Solving for X: Creating a Culture of Readiness

Schools have a responsibility to prepare students to be competent business professionals.

THE CHALLENGE

Business students tend to have highly aspirational and aggressive career goals, but in the eyes of potential employers, they are not prepared for the real world. Thus, business schools have a responsibility not only to educate students on the fundamentals of business, but also to prepare them to be competent professionals.

While faculty often assume that they already are embedding professional development into their courses, it’s important for schools to make it clear to all stakeholders how and when they are intentionally integrating these competencies into their curriculum and learning experiences.

THE APPROACH

At Babson College in Wellesley, Massachusetts, 98 percent of our undergraduate students are employed or enrolled in graduate school within six months of graduation, so they must be prepared to work the minute they leave campus. To ensure their professionalism, the marketing division of the school works closely with the Center for Career Development (CCD) to integrate career readiness into the curriculum in a consequential way.

To accomplish this, we use as a road map the eight core career readiness competencies defined and recently updated by the National Association of Colleges and Employers (NACE). Here, we present each of NACE’s competencies, followed by an explanation of how we integrate it into Babson’s curriculum:

Oral and written communications. Graduates should be able to articulate ideas effectively to people inside and outside of the organization, whether speaking publicly or writing memos, letters, and technical reports.

It seems as if every generation of faculty laments, “Students just can’t communicate.” In the case of today’s students, it’s not that they are bad communicators; it’s that they tend to communicate in nontraditional ways. Members of Gen Z share ideas through images, and they are able to multitask by connecting across up to five screens at a time. Since the business world has not quite adopted this frenetic style, it’s important that students learn to balance their preferred communication methods with more traditional ones.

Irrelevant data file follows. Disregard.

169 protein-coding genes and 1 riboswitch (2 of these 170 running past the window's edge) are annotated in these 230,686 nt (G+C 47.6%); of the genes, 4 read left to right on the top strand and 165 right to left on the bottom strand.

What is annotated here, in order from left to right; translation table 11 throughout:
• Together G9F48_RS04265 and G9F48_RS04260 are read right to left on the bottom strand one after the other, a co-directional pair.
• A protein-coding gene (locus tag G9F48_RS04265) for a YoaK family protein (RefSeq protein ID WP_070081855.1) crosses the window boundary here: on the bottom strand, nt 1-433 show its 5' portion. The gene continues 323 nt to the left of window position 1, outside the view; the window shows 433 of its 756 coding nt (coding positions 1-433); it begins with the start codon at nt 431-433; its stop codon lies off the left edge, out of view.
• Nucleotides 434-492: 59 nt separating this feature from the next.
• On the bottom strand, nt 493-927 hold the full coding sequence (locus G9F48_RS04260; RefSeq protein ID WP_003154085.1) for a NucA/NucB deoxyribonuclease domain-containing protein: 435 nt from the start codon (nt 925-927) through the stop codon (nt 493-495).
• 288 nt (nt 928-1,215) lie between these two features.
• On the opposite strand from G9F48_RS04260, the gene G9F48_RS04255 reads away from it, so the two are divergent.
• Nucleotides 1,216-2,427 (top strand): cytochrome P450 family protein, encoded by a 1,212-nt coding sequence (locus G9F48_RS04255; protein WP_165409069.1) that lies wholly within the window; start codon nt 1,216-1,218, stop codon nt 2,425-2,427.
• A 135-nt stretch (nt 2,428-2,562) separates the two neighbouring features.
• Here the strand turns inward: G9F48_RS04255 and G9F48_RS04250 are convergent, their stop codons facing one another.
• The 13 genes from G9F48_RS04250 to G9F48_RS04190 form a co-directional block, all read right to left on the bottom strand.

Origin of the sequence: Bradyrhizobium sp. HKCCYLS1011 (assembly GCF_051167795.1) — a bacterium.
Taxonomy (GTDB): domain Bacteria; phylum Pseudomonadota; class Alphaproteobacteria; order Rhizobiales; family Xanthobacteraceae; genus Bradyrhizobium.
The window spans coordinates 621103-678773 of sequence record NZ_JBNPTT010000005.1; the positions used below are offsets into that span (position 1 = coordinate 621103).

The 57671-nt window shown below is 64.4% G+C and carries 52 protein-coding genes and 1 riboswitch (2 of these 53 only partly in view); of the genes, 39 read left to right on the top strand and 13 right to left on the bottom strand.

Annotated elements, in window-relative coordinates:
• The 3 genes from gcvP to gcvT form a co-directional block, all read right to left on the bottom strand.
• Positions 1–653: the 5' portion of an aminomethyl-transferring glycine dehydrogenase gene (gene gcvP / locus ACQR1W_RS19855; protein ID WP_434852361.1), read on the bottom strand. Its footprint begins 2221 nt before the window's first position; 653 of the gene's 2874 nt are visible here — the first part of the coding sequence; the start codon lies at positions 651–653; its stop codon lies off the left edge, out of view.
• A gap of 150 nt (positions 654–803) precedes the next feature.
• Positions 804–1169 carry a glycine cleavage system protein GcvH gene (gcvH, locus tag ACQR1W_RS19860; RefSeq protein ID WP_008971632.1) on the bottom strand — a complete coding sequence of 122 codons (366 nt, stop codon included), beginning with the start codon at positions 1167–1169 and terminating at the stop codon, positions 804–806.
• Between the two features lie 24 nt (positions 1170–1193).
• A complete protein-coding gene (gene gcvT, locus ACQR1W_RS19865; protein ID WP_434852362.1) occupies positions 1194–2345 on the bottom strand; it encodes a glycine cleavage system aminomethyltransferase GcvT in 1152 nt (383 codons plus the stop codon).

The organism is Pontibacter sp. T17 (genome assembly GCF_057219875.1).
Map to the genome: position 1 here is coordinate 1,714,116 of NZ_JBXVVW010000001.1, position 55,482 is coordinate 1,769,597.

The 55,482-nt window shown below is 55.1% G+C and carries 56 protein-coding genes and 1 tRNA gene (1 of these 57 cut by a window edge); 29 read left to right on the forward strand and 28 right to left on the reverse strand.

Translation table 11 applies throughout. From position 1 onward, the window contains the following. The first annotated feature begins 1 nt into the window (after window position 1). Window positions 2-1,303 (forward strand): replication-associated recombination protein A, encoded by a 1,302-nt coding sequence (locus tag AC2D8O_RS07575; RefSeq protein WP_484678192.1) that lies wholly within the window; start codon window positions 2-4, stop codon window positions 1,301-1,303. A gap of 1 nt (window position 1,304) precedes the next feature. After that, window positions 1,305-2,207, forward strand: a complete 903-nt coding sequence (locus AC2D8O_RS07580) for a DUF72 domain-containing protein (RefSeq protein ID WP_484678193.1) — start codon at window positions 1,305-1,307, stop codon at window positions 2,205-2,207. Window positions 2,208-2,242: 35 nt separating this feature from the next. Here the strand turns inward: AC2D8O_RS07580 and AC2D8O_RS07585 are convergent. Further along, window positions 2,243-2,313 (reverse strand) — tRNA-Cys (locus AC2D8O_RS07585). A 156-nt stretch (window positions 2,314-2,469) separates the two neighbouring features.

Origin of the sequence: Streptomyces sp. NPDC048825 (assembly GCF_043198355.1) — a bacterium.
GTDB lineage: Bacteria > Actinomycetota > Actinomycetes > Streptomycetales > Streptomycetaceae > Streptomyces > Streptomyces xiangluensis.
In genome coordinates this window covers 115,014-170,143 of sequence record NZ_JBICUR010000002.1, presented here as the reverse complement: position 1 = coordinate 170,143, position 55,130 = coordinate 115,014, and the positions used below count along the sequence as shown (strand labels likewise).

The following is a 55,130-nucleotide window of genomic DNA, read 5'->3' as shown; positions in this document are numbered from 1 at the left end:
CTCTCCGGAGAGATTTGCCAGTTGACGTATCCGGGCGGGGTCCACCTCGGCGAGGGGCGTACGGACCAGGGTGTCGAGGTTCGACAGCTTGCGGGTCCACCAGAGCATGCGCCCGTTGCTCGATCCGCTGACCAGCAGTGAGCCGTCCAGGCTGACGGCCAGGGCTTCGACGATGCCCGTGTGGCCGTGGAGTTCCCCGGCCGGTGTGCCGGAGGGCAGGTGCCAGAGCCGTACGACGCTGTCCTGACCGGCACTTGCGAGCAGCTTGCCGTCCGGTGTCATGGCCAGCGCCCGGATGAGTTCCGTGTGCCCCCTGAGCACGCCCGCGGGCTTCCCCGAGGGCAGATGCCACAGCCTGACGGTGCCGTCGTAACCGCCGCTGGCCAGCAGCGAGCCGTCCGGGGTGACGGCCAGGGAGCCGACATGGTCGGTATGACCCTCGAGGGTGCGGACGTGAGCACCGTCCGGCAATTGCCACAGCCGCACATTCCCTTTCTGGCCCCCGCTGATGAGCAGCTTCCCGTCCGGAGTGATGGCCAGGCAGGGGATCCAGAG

At Babson, first-year students are enrolled in a seminar that teaches basic coping tools and strategies for navigating the social and academic complexities of college life. One interesting component of this module covers how students can communicate with professors. Students are taught how to craft professional emails to faculty, how to ask professors questions, and how to participate in class. As a result of this module, most faculty on our campus would agree that our students are polite, respectful, and confident in their ability to communicate with us.

First-year students also gain communication skills in the Foundations of Management and Entrepreneurs course, which requires them to make frequent presentations about their business ventures to peers and faculty. By the end of the first year, students have presented in public forums many times, which prepares them to be very successful in future class presentations throughout their college careers.

Critical thinking and problem solving. Graduates should be able to obtain and interpret data to analyze issues, make decisions, and overcome problems in original and inventive ways.

One way students develop critical thinking skills is by engaging in experiential learning. At Babson, faculty work with the CCD to create unique events that allow students to engage with industry professionals for the purposes of networking and gaining new knowledge. As an example, the CCD enables students in the Retail Management course to attend the National Retail Federation’s Big Show, one of the largest retailing industry events in the world.